South America

The World Bank has piled pressure on commercial lenders to defer debt repayments owed by emerging economies as the impact of the coronavirus pandemic threatens to plunge them into a “lost decade,” the Financial Times reported. The body’s president David Malpass said he was “frustrated” that some countries could cut back spending on health and education to meet debt repayments, creating a long-term drag on their economic prospects.

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Venezuela’s finance minister on Tuesday offered to speak with bondholders about a potential renegotiation of the cash-strapped country’s debt, which economists and financial industry sources said would face challenges due to U.S. sanctions, Reuters reported. The OPEC nation in 2017 suspended payments to holders of many bonds issued by the government, state oil company Petroleos de Venezuela and utility Electricidad de Caracas, and sought to initiate a restructuring process.

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Avianca Holdings on Tuesday said it had appealed a court order that last week banned Colombia’s government from providing the troubled airline with a $370 million loan to finance part of its bankruptcy restructuring, Reuters reported. The airline, which filed for bankruptcy in May due to the coronavirus pandemic’s effect on travel, said that without the loan, keeping the company afloat would become “untenable.” The loan is part of a $2 billion financing package that is key to the carrier exiting bankruptcy protection.

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Despite one of the world’s longest and strictest lockdowns, the death toll in Argentina keeps rising. The increase in daily deaths from Covid-19 is the sixth highest in the world. More than 10,000 people have died so far. Argentina’s rate of about 234 deaths per million is still lower than its big neighbours — in Brazil and Chile, that rate exceeds 600 deaths per million — but the economic consequences of its lockdown have been especially dire, the Financial Times reported.

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A Colombian court temporarily blocked a $370 million government loan to Avianca Holdings SA after a citizen expressed concern about a lack of guarantees, Bloomberg News reported. The Cundinamarca Administrative Tribunal granted an injunction to suspend disbursement after a motion filed by a citizen against the Finance Ministry, the presidency and the airline said the loan, part of its debtor-in-possession financing, may become a “threat” to collective rights and public worth, according to a copy of the ruling sent by court.

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A U.S. bankruptcy judge on Thursday rejected a $2.4 billion financing plan for struggling LATAM Airlines on the grounds that a convertible loan included as part of the package would amount to “improper” treatment of other shareholders, Reuters reported. The move is a setback for LATAM, which needs short-term liquidity. But in a lengthy court decision, the judge left the door open for the Chilean carrier to introduce a similar financing plan in the future, this time without the possibility of converting part of the loan into equity. The airline had no immediate comment on the decision.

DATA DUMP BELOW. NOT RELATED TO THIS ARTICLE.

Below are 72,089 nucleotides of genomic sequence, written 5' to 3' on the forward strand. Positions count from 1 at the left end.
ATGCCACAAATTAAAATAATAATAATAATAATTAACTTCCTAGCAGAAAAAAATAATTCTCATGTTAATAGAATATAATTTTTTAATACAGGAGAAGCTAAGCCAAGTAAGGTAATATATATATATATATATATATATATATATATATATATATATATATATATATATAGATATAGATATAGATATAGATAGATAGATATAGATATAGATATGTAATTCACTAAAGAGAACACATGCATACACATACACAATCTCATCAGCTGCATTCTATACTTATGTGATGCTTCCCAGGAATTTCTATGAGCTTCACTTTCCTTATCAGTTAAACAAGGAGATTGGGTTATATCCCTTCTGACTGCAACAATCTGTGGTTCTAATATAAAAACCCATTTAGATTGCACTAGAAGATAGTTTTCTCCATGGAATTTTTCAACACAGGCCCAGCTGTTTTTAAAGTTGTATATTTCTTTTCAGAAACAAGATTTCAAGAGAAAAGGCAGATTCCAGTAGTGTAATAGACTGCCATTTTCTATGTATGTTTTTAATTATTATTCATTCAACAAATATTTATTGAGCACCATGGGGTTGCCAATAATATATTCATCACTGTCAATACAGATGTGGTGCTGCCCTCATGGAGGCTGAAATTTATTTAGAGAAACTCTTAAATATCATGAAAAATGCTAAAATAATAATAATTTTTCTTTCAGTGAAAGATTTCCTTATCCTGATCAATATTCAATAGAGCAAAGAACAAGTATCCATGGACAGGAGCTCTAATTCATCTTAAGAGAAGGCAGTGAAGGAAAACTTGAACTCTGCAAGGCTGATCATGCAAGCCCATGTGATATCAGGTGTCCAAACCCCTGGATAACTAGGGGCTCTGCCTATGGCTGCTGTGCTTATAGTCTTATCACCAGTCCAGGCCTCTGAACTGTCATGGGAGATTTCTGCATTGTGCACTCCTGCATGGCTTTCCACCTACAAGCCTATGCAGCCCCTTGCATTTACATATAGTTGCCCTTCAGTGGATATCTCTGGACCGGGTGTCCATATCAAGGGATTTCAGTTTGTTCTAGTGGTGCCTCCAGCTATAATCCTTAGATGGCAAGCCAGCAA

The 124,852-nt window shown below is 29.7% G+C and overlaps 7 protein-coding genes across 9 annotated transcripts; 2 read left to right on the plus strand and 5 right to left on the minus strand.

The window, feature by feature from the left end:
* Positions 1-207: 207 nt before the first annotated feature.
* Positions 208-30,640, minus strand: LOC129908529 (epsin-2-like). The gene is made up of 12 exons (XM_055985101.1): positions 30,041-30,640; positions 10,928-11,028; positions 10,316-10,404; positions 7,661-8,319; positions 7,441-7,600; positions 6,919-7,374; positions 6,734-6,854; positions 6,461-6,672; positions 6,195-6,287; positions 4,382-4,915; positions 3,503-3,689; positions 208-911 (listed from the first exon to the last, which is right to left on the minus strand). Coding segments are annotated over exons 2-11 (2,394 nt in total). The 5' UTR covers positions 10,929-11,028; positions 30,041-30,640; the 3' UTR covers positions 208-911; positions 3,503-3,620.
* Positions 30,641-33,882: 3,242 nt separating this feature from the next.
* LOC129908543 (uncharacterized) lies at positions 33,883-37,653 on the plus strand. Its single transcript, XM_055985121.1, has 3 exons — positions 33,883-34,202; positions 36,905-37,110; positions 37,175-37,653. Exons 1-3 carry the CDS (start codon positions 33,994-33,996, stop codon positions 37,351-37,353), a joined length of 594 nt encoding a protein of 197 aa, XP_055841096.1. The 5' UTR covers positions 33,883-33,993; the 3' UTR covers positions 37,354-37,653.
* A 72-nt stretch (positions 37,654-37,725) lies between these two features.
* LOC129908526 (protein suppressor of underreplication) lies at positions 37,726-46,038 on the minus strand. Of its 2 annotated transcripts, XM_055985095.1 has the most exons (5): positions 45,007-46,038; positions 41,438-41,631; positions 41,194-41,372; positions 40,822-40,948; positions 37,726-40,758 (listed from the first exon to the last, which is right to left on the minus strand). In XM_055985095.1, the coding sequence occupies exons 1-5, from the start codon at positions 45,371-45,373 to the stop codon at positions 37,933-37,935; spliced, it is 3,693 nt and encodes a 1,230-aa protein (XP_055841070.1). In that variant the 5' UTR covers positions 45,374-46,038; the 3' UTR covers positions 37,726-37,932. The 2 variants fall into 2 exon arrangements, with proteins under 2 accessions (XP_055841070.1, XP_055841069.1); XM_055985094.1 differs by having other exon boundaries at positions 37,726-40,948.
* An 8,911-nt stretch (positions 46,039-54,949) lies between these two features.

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Coronavirus Tips Brazil Into Recession

Brazil’s economy has officially entered a recession following the swingeing impact of the coronavirus crisis, which has so far killed more than 120,000 Brazilians and pushed millions into unemployment, the Financial Times reported. According to the Brazilian Institute of Geography and Statistics, gross domestic product shrank 9.7 per cent quarter-on-quarter, reflecting the effect of widespread economic shutdowns, which have hammered consumption and investment and triggered a wave of corporate bankruptcies. Compared with the same quarter last year, GDP was 11.4 per cent lower.

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Argentina has defused fears of a messy default after it gained backing from creditors, allowing it to exchange 99% of the bonds involved in a $65 billion restructuring, a deal that could set a precedent for future sovereign crises, Reuters reported. After months of winding and tense negotiations, framed by the coronavirus pandemic, bondholders tendered 93.55% of the eligible bonds in the exchange, Economy Minister Martin Guzman said at a news conference on Monday.

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After four months of tense debt talks, multiple pushed deadlines and amendments since an initial low-ball offer in April, bondholders will decide on Friday whether to accept the country’s $65 billion restructuring proposal, Reuters reported. The main three creditor committees holding a large chunk of the bonds backed a deal earlier this month, bolstering confidence that the government will get the required level of support to allow a full deal to go ahead without holdouts.

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The International Monetary Fund agreed to lend Ecuador $6.5 billion which will allow the nation to complete a bond restructuring plan and fund its 2020 budget, Bloomberg News reported. The deal announced Friday will enable the exchange of $17.4 billion of debt to go ahead before the Sept. 1 deadline. The country had agreed with bondholders that it would seek a new IMF deal, and that the restructuring wouldn’t go ahead without one.

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